Where does successful parenting begin? Does it begin at the birth of a child? Having a child makes you a parent but it doesn’t make you a successful one. Does it begin with reading books on child development or parenting strategies or techniques? While this can prove helpful, good parenting must begin somewhere else.
Then, where does successful parenting begin? It begins with the person you see in the mirror. That’s right. Good parenting begins with the person you are. Who you are, your character, is the most important issue in parenting. No matter what you “know” about parenting, no matter how prepared you think you are to be a good parent, the real and most important issue is who you are as a person.
Character is the ultimate issue of life. It is not what we accumulate or how successful we are by society’s standards that are most important. All those we leave behind when we die. But character is another matter. That is who we are and is all we will take with us.
If you have been entrusted to rear children you should pause to consider the meaning of your existence and seek to mold your character to that purpose. In practical terms this means to commit our life to God and his lordship in our life. Living out this commitment means to accept Christ as your savoir and grow in his likeness and to genuinely treat others as you want to be treated. This will bring your life into conformity with Jesus’ statement in Matthew 22:34-40.Once you have committed your life to live out life’s true purpose, then and only then can you guide your child toward that purpose. Think about it. Do it for yourself and your child.
One of the greatest challenges of human relationships is to keep our personal stuff from creating unnecessary issues. In other words, we need to learn to own our stuff. For example, if you are person who always needs to be in charge, you can make others uncomfortable with your need to control or have things your way.
Refusing to recognize and deal with our “stuff” may cause others to have little to do with us. However, our children cannot easily avoid us and may choose unhealthy behaviors to deal with our stuff.
Children often adapt unhealthy reactions to a parent’s angry tirades, abuse, anxiety or any number of other issues. One example of this is the child who becomes a “pleaser.” This child doesn’t dare do or say anything that might create discomfort for someone even if he/she has been highly offended by their actions.
How does a child come to be this way? Most likely they learned early to stuff her feelings out of fear of setting off a parent’s explosive temper. Their “pleaser” ways may protect them from the parent’s anger but can have a big downside. They may come to believe they can’t have strong negative feelings. So, feelings are stuffed or the person can become passive aggressive. Certainly, they can’t take the risk of expressing her feelings directly and openly. Continuing on this path of stuffing their anger may lead to avoiding all kinds of conflicts and develop very shallow relationships in life.
What do you think could happen an angry parent had becomes able to own their stuff? It would meant they could learn to apologize and the child wouldn’t have had to internalize the parent’s stuff. It would mean the child could grow up with a more balanced emotional life.
What stuff do you need to own? What, if any, unresolved anger or insecurity do you need to address so your kid won’t have to deal with it? If you don’t own it, it is quite likely your child, and perhaps others, will have to deal with it.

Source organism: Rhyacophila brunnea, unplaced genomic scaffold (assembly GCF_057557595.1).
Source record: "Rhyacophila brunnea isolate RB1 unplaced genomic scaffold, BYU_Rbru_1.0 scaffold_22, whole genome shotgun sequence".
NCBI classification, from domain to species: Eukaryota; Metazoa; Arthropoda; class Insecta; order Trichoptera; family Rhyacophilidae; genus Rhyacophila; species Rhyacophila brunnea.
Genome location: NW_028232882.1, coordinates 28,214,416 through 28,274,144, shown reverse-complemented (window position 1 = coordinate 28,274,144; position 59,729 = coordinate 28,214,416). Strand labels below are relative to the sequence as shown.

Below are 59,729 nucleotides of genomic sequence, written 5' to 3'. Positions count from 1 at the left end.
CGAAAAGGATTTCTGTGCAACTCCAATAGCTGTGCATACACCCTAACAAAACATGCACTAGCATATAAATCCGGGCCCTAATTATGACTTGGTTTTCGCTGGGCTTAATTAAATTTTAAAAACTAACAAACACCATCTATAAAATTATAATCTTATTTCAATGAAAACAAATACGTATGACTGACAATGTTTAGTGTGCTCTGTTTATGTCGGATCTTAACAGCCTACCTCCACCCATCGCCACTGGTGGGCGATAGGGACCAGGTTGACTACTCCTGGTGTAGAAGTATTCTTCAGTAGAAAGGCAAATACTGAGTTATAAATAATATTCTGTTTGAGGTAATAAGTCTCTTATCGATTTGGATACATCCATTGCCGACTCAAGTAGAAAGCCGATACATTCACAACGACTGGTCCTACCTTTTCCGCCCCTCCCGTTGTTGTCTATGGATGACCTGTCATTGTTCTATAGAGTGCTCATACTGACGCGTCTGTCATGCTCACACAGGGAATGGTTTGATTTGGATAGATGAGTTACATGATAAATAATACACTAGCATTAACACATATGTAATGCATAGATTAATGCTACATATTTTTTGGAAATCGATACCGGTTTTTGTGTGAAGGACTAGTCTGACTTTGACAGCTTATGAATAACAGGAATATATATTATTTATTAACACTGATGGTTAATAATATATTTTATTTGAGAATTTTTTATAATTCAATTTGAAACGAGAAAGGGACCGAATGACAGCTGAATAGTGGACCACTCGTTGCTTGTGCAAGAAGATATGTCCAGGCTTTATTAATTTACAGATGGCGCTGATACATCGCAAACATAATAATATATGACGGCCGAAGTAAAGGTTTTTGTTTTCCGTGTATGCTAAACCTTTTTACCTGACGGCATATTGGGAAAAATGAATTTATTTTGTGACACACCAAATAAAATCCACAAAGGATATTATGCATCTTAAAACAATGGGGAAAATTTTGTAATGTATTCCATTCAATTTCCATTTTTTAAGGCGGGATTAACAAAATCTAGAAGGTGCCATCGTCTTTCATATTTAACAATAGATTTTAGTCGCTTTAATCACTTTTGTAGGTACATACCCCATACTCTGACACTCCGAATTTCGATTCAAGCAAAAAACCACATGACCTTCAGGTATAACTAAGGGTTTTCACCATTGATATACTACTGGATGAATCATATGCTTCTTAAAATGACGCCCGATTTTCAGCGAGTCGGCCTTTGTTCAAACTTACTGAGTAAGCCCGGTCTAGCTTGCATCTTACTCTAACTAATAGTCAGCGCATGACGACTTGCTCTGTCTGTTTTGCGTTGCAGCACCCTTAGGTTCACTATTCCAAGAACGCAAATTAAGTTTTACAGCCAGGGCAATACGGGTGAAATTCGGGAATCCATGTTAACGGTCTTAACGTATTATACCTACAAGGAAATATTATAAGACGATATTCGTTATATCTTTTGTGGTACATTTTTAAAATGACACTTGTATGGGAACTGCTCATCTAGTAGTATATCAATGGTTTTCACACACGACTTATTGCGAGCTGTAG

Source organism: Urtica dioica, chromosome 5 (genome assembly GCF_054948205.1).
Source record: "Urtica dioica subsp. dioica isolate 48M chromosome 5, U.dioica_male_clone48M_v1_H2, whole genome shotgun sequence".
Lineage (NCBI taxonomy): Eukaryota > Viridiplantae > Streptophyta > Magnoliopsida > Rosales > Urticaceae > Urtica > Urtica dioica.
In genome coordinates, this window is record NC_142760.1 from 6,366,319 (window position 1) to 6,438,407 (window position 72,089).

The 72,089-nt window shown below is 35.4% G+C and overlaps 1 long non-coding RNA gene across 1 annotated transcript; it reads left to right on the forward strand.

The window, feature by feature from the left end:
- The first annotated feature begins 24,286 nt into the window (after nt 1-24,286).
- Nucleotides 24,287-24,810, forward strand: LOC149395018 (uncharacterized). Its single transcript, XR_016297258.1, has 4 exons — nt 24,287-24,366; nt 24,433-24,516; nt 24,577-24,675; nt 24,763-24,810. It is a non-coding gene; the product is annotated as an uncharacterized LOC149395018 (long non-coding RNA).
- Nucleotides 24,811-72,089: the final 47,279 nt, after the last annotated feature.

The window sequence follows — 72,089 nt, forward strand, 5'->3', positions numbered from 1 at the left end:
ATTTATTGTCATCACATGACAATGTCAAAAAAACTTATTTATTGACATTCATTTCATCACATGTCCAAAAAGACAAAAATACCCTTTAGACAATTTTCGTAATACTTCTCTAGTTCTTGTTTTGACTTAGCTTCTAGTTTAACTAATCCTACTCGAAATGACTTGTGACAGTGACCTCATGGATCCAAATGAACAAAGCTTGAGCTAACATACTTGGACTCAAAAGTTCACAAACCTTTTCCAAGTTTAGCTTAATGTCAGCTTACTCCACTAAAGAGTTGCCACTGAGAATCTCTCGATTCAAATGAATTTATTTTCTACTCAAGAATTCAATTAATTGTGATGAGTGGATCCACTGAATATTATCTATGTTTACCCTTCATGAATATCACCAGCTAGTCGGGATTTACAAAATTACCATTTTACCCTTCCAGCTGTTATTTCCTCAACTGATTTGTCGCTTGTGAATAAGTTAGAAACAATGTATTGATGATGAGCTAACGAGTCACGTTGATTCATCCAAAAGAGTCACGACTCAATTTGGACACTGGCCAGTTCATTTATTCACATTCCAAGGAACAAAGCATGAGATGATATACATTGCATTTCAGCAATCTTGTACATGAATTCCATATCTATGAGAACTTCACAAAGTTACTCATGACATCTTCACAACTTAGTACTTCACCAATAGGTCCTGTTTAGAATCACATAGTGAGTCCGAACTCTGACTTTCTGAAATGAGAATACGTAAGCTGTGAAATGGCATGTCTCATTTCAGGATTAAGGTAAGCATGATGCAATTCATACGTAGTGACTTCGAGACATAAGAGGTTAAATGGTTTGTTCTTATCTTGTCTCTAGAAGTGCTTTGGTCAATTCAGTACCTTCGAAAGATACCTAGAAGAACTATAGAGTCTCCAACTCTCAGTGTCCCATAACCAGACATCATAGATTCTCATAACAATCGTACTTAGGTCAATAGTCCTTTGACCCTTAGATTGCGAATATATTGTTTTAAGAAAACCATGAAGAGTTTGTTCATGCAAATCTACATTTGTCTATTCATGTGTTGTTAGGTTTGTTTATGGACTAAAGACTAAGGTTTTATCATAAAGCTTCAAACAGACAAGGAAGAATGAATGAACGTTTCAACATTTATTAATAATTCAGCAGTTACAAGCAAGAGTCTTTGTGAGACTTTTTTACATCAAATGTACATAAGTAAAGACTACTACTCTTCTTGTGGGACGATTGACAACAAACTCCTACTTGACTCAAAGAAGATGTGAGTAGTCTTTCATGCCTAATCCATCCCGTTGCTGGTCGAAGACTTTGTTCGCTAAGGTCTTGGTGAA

How does your child handle success or failure? Is there any connection to how you handle success or failure?
Your child’s view of his performance in school, sports, music, relationships and various other pursuits affects the way he sees himself. Obviously, if your child is able to have some level of accomplishment in these areas he gains confidence and, therefore, tends to feel good about himself. Over time the ability to accomplish may lead to venturing out into more challenging pursuits. All children like to accomplish and the feelings of pride and confidence that come with it.
You can greatly aid your child in this area by involving him or her in helping around the house. Your child wants to feel big and able to do important things. Start early to teach them to be a “helper.” Teach them to fold clothes, work in the yard, load the dishwasher and do various other tasks. Second, choose tasks they are capable of doing and congratulate them when they accomplish their work.
As you involve your child in helpful activities around the house you are doing several important things in addition to helping your child’s sense of himself. You are preparing him to learn to work. You are also demonstrating that families can and need to share in the work of the family. And, you are also preparing your child for the time he will become independent of you.
Defeat is difficult for all of us to accept. However,an occasional defeat can be a good thing if handled correctly. But, I’m not concerned here with the occasional loss of a game or getting a grade in school that is less than desirable. What should concern us as parents is a pattern of defeat which discourages our child to the point they feel hopeless. Your child can play on a team that loses every game but not have a defeated attitude about life. Why? Because other aspects of his life where he feels successful and secure can counterbalance occasional losses.
But, how do we create a balance which helps our child gain confidence without becoming prideful? Emphasize the the need to be grateful and recognize God as the source of our gifts and accomplishments. This will guard against inordinate pride and the sense that our worth is based on what we can do.